Analysis: Battling Obama in Congress shaping up as lose-lose proposition

Will Israel be more or less likely to get what it needs in terms of security guarantees from the US following a bruising battle with Obama in Congress?

Prime Minister Benjamin Netanyahu addresses US Congress in 2011 (photo credit: REUTERS)
Prime Minister Benjamin Netanyahu addresses US Congress in 2011
(photo credit: REUTERS)
Few prospects are more displeasing to Israeli policy-makers and long-term strategists than the thought of doing battle with a US president in public, and in Congress to boot.
One of those more displeasing prospects, however, is the specter of a nuclear Iran.
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And this is why, over the next two months, Israel will likely wage what is essentially a lose-lose battle to get Congress to reject removing US sanctions against Iran and essentially vote down the Iran nuclear accord agreed upon in Vienna on Tuesday.
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Earlier this year, Congress gave itself the power to review the accord and, if it so desires, to vote on it. A vote against removing US sanctions would trigger a presidential veto – as President Barack Obama said clearly on Tuesday – and 67 senators and 290 representatives would be needed to override it.
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That is a daunting task and – assuming all Republicans voted against the president – would mean having to move 13 Democratic senators and some 50 Democratic representatives over. Congress, historically, has overridden fewer than 10 percent of all presidential vetoes.
Those numbers should be at the forefront of Prime Minister Benjamin Netanyahu’s mind as he charts his next course of action. Government ministers and sources close to Netanyahu have said in recent days that once the parties in Vienna reach an accord, the battle to scuttle it will not end, but will move to another playing field: US public opinion and Congress.
The reason this is a lose-lose proposition is that even in the unlikely event that the necessary votes are found to overturn the presidential veto, Israel will leave a wounded president who will place much of the blame on Israel for shooting down what he believes is his foreign policy legacy achievement.
Granted, Obama will only be in office for another 16 months after the 60-day review period, but that is not an inconsequential amount of time. And during that time, Israel does not need someone in the White House who will not only be openly hostile, but also bear a huge grudge.
Now that the accord has been settled, Israel needs to weigh its course of action carefully. The strategy of going head-to-head with Obama over the issue did not succeed up until now, if one judges success by whether or not an accord was reached.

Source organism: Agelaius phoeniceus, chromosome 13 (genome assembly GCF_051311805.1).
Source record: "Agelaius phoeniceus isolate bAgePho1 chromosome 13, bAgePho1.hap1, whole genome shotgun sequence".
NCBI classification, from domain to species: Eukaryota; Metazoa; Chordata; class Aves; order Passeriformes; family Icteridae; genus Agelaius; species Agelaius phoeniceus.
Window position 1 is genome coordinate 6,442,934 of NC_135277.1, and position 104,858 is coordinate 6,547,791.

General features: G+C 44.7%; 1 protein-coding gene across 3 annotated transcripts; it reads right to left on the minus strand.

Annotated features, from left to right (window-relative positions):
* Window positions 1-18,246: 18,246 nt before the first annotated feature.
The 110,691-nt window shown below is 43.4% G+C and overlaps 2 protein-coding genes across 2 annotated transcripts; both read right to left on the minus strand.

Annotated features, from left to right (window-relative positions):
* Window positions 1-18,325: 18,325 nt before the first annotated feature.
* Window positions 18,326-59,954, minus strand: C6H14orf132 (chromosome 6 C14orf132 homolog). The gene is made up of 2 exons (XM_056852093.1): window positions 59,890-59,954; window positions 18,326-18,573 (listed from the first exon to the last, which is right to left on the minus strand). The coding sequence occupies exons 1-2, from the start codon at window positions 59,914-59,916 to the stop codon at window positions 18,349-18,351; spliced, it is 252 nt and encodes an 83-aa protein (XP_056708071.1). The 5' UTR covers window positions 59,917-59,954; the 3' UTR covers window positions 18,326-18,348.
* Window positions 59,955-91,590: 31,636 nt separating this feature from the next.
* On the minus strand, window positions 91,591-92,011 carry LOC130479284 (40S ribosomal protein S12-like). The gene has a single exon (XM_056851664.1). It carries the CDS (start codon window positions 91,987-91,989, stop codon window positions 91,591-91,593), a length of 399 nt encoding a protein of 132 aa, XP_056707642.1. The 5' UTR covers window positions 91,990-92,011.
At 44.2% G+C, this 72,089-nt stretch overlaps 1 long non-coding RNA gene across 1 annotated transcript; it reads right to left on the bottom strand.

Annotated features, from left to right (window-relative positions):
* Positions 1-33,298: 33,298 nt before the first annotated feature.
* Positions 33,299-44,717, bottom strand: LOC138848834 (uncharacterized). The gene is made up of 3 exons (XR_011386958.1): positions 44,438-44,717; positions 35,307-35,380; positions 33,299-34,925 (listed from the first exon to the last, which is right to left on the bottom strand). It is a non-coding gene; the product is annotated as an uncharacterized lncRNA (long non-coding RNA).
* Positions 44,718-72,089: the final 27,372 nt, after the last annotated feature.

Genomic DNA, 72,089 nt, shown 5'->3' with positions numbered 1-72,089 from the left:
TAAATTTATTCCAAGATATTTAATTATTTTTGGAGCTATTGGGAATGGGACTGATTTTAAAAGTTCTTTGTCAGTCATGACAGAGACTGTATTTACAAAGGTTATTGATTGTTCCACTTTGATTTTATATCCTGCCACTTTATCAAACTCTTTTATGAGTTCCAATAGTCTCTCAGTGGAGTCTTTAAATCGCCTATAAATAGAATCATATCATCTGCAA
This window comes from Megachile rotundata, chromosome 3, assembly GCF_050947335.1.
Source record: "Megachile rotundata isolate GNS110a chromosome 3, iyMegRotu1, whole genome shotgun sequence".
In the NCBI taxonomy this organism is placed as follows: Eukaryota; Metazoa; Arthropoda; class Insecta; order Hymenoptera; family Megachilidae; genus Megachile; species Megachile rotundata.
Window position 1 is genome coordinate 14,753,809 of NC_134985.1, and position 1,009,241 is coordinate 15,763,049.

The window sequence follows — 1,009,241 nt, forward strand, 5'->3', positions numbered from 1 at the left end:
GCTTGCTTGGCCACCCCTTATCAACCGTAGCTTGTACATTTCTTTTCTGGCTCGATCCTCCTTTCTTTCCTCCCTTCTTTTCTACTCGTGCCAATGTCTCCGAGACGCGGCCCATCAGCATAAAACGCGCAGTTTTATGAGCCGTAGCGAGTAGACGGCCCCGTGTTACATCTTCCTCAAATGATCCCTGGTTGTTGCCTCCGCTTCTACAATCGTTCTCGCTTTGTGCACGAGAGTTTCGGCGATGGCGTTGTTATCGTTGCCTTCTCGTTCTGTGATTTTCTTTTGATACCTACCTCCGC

It may well be the case – as Netanyahu’s supporters argue – that had he not railed so hard and so long against the deal, it would look a lot worse than it does. But now there is a deal, which necessitates a rethink.
If going head-to-head with Obama did not prevent a deal the president seemed hell-bent on reaching from the beginning, then why assume this tactic will enjoy any more success now? One of the more unsettling aspects of the accord is that we are moving into an era where old assumptions about Israel’s presumed nuclear superiority may soon no longer be valid. It’s a new world, and it takes a lot of adjusting.
But if Israel has proven itself particularly apt at one thing over the last 67 years, it is adjusting to new realities. While the country does not plan well for the long term, it has shown a remarkable aptitude for solving short-term problems.
Throw a problem at Israel, and it does not raise its hands in defeat, but finds a solution. It found a solution to the suicide bombers of the second intifada, it found a solution to the missiles and rockets from Gaza, and it is in the process of finding a solution to the scourge of attack tunnels.
It will also be able to find a way to deal with an Iran within spitting distance of a nuclear weapon. And one way of dealing with it will be trying to reach certain strategic understandings with the US.
Now that the deal is done, Jerusalem and Washington will discuss “compensation,” the types of weapons systems and diplomatic understandings that Israel will be provided to give it a sense of security.
One element in this “compensation package” will surely be some state-of-the art military pieces, but that is only part of the puzzle. Other ideas bandied about range from administration- backed legislation mandating US military action against Iran if it breaches its commitments, to an agreement whereby the US would provide Israel with a “nuclear guarantee” – meaning it would respond with nuclear weapons if Israel were attacked by a country that had nuclear arms.
Talks toward the latter option took place in a vastly different context back in 2000 at Camp David, where then-prime minister Ehud Barak and then-US president Bill Clinton reached an understanding that if an accord were signed with the Palestinians establishing a Palestinian state, the US and Israel would sign a defense pact similar to one the US has with NATO countries. Under this deal, the US would have provided Israel with a nuclear guarantee.
That pact never went into effect, however, because the accord with the Palestinians collapsed.
But that idea was out there then, and will likely be revisited now as a whole new Middle East reality – with a muscular and empowered Iran – begins to set in.
As Netanyahu decides what counter-strategy to adopt, one question he must ask himself is the following: Will Israel be more or less likely to get what it needs in terms of security guarantees from the US following a bruising battle with Obama in Congress – a battle that it appears will be very, very difficult to win?